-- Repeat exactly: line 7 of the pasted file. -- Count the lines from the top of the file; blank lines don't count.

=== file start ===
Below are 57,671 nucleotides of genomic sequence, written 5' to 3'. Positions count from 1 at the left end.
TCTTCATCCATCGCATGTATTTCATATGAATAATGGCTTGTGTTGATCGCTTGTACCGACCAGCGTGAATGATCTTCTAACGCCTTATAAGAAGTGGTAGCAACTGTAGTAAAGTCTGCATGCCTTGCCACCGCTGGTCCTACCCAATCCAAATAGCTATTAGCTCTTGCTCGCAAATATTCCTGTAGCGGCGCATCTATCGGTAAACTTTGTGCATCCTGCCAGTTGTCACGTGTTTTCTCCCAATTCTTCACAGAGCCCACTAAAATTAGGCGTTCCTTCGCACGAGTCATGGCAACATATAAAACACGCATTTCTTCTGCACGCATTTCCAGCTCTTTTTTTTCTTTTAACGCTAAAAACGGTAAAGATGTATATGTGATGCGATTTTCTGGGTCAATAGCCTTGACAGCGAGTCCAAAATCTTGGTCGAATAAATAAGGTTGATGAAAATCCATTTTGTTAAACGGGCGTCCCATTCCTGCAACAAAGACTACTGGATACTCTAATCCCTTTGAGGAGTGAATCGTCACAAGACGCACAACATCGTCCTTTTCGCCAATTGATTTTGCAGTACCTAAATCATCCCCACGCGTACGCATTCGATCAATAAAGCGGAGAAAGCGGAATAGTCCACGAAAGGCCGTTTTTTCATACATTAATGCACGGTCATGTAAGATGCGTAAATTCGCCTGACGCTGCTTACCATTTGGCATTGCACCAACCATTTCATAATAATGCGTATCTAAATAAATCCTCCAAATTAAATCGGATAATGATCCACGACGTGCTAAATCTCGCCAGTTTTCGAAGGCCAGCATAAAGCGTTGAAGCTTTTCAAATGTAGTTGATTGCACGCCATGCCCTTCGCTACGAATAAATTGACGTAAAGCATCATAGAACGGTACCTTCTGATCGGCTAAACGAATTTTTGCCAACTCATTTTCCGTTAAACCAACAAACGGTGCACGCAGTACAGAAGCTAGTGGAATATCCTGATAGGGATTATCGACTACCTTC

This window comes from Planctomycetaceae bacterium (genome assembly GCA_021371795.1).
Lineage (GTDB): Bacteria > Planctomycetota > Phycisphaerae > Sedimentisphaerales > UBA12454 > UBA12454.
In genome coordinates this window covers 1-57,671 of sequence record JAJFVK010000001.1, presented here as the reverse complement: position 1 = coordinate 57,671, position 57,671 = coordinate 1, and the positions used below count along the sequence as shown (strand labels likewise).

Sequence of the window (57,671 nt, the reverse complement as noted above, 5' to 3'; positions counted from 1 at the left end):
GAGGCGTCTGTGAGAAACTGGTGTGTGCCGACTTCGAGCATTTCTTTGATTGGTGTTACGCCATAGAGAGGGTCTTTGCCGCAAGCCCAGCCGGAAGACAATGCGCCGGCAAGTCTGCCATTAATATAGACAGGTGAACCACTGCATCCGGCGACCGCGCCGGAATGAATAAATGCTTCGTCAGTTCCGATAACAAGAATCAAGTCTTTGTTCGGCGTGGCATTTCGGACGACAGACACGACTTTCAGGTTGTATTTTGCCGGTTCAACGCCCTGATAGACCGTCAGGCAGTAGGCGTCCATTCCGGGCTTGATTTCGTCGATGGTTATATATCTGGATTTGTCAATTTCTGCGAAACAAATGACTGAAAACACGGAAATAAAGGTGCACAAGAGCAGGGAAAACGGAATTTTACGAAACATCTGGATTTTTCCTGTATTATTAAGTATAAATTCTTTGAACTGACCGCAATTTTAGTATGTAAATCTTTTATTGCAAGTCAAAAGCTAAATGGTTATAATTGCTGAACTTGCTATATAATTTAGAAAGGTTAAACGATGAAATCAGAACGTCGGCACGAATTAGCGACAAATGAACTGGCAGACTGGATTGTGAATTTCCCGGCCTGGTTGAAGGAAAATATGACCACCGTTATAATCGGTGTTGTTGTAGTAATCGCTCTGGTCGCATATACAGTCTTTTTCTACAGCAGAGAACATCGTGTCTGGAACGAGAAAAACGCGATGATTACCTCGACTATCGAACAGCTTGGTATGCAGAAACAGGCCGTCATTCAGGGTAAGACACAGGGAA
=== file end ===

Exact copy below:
GAGGCGTCTGTGAGAAACTGGTGTGTGCCGACTTCGAGCATTTCTTTGATTGGTGTTACGCCATAGAGAGGGTCTTTGCCGCAAGCCCAGCCGGAAGACAATGCGCCGGCAAGTCTGCCATTAATATAGACAGGTGAACCACTGCATCCGGCGACCGCGCCGGAATGAATAAATGCTTCGTCAGTTCCGATAACAAGAATCAAGTCTTTGTTCGGCGTGGCATTTCGGACGACAGACACGACTTTCAGGTTGTATTTTGCCGGTTCAACGCCCTGATAGACCGTCAGGCAGTAGGCGTCCATTCCGGGCTTGATTTCGTCGATGGTTATATATCTGGATTTGTCAATTTCTGCGAAACAAATGACTGAAAACACGGAAATAAAGGTGCACAAGAGCAGGGAAAACGGAATTTTACGAAACATCTGGATTTTTCCTGTATTATTAAGTATAAATTCTTTGAACTGACCGCAATTTTAGTATGTAAATCTTTTATTGCAAGTCAAAAGCTAAATGGTTATAATTGCTGAACTTGCTATATAATTTAGAAAGGTTAAACGATGAAATCAGAACGTCGGCACGAATTAGCGACAAATGAACTGGCAGACTGGATTGTGAATTTCCCGGCCTGGTTGAAGGAAAATATGACCACCGTTATAATCGGTGTTGTTGTAGTAATCGCTCTGGTCGCATATACAGTCTTTTTCTACAGCAGAGAACATCGTGTCTGGAACGAGAAAAACGCGATGATTACCTCGACTATCGAACAGCTTGGTATGCAGAAACAGGCCGTCATTCAGGGTAAGACACAGGGAA